Meissen, c. 1930
Porcelain Manufactory Meissen, established in 1710
Model: Konrad Hentschel (1872-1907), 1906
Underglaze blue crossed sword mark, incised model mark W166, repairer's number
Height: 14 cm
Very good condition
Art Nouveau figuregroup of figures from the series of the socalled 'Hentschel-Kinder', designed between 1904-1907
Object is regular taxed. 19% VAT is added to the purchase price for deliveries within the EU.
Auction Announcement on May 26, 2016 3:00 pm:
The figure group was manufactured in 1966.
The figural group is in very good condition. The height measures 14 cm.
Porcelain Manufactory Meissen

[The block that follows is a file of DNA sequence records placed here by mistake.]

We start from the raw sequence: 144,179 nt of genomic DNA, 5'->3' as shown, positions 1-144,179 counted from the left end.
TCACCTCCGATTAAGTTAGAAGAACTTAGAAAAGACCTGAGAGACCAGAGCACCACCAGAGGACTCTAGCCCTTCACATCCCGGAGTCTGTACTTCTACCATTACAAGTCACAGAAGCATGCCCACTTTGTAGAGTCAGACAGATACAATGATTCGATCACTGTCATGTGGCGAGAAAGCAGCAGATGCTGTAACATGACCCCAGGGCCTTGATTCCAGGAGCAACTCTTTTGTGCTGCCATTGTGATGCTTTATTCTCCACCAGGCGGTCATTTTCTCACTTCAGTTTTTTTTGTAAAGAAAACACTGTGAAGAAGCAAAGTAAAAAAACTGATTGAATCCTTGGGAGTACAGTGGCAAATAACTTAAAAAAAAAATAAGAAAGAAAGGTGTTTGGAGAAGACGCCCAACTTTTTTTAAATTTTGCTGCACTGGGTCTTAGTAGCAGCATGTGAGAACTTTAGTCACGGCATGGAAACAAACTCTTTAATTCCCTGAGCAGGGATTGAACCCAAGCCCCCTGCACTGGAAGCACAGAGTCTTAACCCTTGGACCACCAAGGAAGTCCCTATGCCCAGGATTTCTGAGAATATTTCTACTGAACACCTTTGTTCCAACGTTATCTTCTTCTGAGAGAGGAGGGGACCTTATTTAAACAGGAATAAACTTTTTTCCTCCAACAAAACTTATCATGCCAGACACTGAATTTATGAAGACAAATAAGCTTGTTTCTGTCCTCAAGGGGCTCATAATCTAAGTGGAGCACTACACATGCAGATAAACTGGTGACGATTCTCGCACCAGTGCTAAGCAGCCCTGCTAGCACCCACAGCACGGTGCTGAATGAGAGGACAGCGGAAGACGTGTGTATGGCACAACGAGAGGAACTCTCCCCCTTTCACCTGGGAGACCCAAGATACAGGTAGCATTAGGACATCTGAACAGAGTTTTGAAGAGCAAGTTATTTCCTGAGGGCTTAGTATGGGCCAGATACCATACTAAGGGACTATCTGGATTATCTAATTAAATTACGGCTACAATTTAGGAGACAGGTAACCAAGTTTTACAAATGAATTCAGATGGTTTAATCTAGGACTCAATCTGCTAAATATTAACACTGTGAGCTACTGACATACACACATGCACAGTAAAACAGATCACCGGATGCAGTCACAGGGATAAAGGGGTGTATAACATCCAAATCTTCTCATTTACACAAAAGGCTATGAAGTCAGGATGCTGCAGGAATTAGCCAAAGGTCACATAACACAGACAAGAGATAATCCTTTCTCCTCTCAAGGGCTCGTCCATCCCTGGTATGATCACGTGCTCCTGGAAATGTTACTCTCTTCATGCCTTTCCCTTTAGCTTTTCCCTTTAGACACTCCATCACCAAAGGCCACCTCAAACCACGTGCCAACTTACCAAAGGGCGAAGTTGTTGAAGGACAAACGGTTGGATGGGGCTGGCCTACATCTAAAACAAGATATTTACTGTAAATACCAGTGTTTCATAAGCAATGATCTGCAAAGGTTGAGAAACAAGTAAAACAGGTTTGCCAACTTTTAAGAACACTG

Porcelain has been known in Europe since the 13th century, but always had to be imported from China. Thus it was mostly of lower quality – the Chinese rarely gave their best ware to the foreigners – and extremely expensive. As demand for porcelain became greater, European alchemists tried to discover the formula to create hard-paste porcelain. The production of the first European hard-paste porcelain was the result of a collaboration between the alchemist Johann Friedrich Böttger and the scientist Ehrenfried Walther Graf von Tschirnhaus at the court of Augustus the Strong, Elector of Saxony, in Dresden. As a matter of fact, it was finally achieved for the first time in Europe in 1708 to produce a white hard paste porcelain and in 1710 Augustus established Europe’s first hard-paste porcelain factory in the Albrechtsburg, a palace in Meissen. The so-called ‘Böttgerporzellan’ actually had more of a stoneware quality and it was not until the year 1713 that white porcelain was available for purchase. Initially unmarked, the motif of the ‘crossed swords’ was developed in the early 1720s and used from 1723 onwards. Since then, beautifully modelled and painted figures and table services were produced at Meissen, establishing its reputation as the pre-eminent porcelain factory in Europe. Outstanding potters, modelers and painters, e.g. Johann Joachim Kändler (1706-1775), Johann Gottlieb Klinger (1701-1781) and Count Camillo Marcolini (1739-1814), were employed at the factory, which dominated the 18th century style of porcelain, and Meissen wares and figurines were imitated by craftsmen at other porcelain factories throughout Europe. Meissen celebrated its 300 years of existence in 2008. Until today, Meissen porcelain is known for highest quality and originality and greatly appreciated. (kre)
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